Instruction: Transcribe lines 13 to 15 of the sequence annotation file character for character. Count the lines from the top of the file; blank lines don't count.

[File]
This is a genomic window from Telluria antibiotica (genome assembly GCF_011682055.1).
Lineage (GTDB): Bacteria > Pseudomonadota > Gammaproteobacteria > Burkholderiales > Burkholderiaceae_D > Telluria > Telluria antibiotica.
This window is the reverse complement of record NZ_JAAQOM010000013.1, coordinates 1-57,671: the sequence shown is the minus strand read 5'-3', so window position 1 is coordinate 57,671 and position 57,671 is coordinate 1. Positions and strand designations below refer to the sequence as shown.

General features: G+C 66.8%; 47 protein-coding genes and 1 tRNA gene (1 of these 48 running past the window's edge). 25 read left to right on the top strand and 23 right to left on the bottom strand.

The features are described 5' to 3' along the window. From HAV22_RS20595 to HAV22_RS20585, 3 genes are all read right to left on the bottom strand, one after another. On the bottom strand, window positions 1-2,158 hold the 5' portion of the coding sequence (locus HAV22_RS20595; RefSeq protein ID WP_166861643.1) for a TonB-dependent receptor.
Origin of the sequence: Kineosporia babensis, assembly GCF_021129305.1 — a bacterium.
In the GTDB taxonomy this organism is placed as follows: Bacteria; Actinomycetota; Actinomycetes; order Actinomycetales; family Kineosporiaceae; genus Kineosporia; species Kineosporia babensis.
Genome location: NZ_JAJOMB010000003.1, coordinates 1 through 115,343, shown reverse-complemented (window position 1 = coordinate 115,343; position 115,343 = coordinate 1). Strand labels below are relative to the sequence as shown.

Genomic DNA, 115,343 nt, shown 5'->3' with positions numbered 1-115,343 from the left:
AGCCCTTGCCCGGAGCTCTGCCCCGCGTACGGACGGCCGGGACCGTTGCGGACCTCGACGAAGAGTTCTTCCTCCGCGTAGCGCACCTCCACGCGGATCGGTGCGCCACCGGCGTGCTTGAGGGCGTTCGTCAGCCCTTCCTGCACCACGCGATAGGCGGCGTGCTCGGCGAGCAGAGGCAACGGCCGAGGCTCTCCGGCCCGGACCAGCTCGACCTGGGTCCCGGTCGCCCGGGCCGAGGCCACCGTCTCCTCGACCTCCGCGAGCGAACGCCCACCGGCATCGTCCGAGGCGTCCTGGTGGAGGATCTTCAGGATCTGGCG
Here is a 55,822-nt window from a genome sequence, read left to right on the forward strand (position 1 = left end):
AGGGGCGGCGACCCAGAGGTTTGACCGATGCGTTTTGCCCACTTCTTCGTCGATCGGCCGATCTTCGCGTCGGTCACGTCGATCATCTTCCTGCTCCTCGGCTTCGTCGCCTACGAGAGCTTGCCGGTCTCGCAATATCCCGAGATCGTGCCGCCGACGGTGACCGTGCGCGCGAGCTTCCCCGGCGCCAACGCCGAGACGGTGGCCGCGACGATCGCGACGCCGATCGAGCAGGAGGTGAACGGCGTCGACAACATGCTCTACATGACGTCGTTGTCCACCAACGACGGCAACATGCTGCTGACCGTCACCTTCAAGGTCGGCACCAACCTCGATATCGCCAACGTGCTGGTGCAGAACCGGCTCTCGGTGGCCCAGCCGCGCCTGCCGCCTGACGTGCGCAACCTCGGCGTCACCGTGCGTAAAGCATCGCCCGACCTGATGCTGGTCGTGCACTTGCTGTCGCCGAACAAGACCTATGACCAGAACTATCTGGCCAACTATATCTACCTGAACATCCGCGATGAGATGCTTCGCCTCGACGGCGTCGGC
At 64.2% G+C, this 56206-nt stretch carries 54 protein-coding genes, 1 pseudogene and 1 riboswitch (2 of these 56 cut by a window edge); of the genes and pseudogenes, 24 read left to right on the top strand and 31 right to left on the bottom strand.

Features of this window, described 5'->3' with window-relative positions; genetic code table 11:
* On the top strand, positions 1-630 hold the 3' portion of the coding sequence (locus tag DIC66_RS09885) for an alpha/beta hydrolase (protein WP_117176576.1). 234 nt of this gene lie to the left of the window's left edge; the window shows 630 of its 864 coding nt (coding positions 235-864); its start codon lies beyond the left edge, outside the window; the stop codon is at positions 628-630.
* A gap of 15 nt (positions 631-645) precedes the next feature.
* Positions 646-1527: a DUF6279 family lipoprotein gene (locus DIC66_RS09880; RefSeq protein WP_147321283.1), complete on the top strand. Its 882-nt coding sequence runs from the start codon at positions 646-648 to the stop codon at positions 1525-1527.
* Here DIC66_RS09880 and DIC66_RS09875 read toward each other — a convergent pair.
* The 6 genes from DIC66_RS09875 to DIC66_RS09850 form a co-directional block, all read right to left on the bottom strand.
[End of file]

At 64.2% G+C, this 56206-nt stretch carries 54 protein-coding genes, 1 pseudogene and 1 riboswitch (2 of these 56 cut by a window edge); of the genes and pseudogenes, 24 read left to right on the top strand and 31 right to left on the bottom strand.

Features of this window, described 5'->3' with window-relative positions; genetic code table 11:
* On the top strand, positions 1-630 hold the 3' portion of the coding sequence (locus tag DIC66_RS09885) for an alpha/beta hydrolase (protein WP_117176576.1). 234 nt of this gene lie to the left of the window's left edge; the window shows 630 of its 864 coding nt (coding positions 235-864); its start codon lies beyond the left edge, outside the window; the stop codon is at positions 628-630.